YOUNGSTOWN, Ohio – The owner of Campbell Bus Lines, Todd Campbell, pauses and chuckles.“Yeah, it’s definitely hurt us,” he says when asked about the effects of COVID-19.
Campbell Bus Lines, based in Slippery Rock, Pa., is the primary transportation company for Youngstown State University athletics. Its buses could be seen frequently near Stambaugh Stadium and Beeghly Center throughout the academic year.
But not now. Campbell, which also provides charter busing, has to sit and wait until COVID-19 passes.
“Our buses have just completely stopped,” Campbell says. “Our business is to take groups of people to larger groups of people. And we’re not allowed to do that.”
Campbell says company revenue has been cut to $10,000 per month. Since March, the company’s staff has shrunk to three, down from 150 before the pandemic began to affect business.
In addition to YSU, Campbell Bus Lines also serves Grove City College and Slippery Rock University; both have also postponed their athletics programs.
“I have a great relationship with our bank,” Campbell says. “Last week, they called and said, ‘We’re going to need to have a meeting to discuss our business plan going forward.’ I said, ‘My business plan is I don’t know when work comes back.’ ”
Campbell Bus Lines isn’t the only transportation company hurting from the pandemic.
Anderson Coach in Greenville, Pa., typically transports athletes from colleges and universities in northeastern Ohio and western Pennsylvania. Its athletics clients are facing postponed seasons as well.
“We’ve probably seen $1 million worth of business that we had on the books this fall, in the college athletic time period, go away,” owner Doug Anderson says.
Anderson says his company usually has upward of 90 routes. Recently, however, there were only six buses in use. He says waiting until the spring won’t help business because his company lacks the resources to handle the combination of fall and spring sports played at the same time.
Anderson was among 400-plus motor coach companies that lobbied for the Coronavirus Economic Relief for Transportation Services Act in May. Although there seemed to be support in Washington, D.C., the $10 billion relief package has had no action taken on it since July 2.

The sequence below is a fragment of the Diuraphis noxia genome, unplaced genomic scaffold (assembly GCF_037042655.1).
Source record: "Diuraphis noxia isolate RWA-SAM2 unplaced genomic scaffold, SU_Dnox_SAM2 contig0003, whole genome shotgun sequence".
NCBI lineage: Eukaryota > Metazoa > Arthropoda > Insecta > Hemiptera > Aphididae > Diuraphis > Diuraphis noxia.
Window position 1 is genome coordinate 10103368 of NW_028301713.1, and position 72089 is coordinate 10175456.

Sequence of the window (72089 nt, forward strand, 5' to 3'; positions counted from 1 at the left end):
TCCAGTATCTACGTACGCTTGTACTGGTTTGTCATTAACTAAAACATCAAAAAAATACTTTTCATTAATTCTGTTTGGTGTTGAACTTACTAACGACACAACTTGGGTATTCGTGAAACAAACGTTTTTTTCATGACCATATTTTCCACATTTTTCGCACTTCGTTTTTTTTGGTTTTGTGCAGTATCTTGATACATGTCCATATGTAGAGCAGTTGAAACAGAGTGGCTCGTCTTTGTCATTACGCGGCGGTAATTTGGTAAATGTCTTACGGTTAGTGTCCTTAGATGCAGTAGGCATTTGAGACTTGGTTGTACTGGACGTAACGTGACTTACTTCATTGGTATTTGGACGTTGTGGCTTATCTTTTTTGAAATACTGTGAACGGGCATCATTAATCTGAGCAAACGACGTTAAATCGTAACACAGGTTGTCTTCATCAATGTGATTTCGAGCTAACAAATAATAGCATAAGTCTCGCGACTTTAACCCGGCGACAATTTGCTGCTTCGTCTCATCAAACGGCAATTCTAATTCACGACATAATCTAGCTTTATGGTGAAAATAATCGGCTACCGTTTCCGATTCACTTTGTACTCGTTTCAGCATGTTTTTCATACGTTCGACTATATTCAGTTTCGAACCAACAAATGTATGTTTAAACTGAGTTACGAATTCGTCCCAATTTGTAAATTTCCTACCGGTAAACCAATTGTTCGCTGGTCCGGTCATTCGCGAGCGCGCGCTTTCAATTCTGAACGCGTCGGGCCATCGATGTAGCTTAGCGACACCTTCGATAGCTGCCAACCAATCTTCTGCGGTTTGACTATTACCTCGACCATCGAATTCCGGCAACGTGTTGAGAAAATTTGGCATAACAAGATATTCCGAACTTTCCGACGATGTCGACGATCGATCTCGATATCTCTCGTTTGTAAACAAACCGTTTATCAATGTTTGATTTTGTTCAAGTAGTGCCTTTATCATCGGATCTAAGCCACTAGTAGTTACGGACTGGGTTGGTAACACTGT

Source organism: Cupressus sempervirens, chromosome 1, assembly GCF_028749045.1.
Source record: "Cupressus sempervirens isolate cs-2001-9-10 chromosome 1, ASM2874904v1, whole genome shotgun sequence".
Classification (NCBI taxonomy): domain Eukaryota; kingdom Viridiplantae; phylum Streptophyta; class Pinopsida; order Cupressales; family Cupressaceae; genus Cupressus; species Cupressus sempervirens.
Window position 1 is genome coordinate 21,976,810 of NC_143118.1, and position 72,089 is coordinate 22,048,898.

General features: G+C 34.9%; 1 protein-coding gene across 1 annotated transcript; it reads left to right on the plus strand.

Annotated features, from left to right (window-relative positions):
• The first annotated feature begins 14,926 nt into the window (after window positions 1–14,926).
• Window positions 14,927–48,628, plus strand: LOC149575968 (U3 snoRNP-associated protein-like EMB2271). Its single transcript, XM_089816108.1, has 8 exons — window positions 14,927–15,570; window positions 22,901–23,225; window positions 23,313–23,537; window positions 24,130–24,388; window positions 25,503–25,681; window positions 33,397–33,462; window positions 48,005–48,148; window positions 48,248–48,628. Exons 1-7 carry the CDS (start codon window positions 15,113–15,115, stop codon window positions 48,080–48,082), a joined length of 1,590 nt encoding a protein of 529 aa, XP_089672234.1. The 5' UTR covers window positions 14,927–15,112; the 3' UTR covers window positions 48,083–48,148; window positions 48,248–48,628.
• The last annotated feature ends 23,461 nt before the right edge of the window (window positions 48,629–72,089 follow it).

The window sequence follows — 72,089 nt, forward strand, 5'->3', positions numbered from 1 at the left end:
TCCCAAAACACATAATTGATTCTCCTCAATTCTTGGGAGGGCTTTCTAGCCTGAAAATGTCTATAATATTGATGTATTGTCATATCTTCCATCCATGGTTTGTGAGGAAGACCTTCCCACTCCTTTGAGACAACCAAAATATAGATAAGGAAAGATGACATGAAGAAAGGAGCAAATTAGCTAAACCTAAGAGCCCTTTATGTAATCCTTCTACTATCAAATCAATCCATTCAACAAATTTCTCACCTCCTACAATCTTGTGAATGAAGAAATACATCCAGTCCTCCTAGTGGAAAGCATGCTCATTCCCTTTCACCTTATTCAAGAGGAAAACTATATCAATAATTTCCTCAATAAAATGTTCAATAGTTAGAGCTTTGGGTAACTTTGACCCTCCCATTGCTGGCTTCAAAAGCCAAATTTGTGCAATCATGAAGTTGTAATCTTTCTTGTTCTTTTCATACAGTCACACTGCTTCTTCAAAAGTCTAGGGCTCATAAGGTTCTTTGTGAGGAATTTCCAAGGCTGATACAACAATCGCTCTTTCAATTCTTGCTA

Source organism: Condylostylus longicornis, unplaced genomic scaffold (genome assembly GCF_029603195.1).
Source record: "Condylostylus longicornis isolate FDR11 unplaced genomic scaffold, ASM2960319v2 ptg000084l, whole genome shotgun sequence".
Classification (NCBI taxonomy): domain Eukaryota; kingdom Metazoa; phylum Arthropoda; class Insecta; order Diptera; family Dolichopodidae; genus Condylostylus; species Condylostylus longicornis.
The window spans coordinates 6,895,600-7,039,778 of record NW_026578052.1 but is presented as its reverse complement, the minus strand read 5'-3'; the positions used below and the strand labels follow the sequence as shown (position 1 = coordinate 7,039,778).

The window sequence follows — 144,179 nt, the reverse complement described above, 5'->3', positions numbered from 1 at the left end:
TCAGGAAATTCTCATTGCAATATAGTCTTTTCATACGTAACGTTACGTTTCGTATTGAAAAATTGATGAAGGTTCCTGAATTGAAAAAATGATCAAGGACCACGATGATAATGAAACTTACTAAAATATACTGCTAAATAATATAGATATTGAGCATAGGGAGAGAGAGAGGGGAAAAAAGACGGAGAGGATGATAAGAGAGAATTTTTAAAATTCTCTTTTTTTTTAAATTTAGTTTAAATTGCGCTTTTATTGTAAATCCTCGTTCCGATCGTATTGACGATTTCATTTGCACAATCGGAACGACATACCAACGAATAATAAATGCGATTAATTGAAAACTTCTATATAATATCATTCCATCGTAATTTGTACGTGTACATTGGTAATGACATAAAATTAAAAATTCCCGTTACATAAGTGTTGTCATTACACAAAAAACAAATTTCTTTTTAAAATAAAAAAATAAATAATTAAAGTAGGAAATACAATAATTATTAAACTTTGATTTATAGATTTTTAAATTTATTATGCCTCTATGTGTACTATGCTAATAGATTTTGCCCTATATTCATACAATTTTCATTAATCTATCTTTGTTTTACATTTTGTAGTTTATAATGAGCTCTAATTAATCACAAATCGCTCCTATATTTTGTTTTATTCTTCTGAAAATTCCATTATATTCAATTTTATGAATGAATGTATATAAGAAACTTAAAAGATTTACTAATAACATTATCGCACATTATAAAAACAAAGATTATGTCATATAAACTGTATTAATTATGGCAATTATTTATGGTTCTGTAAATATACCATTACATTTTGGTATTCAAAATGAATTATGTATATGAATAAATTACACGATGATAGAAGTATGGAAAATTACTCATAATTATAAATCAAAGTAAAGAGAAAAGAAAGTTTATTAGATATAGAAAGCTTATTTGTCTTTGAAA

Anderson says the government is focused on helping other transportation industries because they operate bigger businesses. Coach USA, one of the largest busing companies in the country, closed four of its 25 subsidiaries, including Lakefront Lines in Cleveland. It will shut its doors in September and lay off 339 employees.
“I think there is going to be some sort of federal legislation that actually comes to fruition,” Anderson says. “The question is will there be a carve-out for the bus industry, which obviously, we feel that there should be. Unfortunately, the bus industry is composed of a lot of small businesses.”
Even if the bill goes through, Campbell says, the amount given to each company throughout the country would be minimal.
“There’s 3,700 bus companies across the United States,” he says. “Although $10 billion sounds like it’s a tremendous amount of money, when you start divvying it out over everybody, it’s not a whole lot.”
Campbell and Anderson will rely on their school bus routes until sports and entertainment return to normal. Campbell covers two Pennsylvania school districts while Anderson has four.
Fall sports was supposed to be a step in the right direction for Anderson. He thought the situation would improve over the last five months. But the postponement of fall sports might have set the company back a year.
“That’s looking out there as if what my dreams are, are going to come to fruition,” Anderson says. “And they didn’t this fall. So I’m somewhat skeptical that will even be a problem in the springtime.”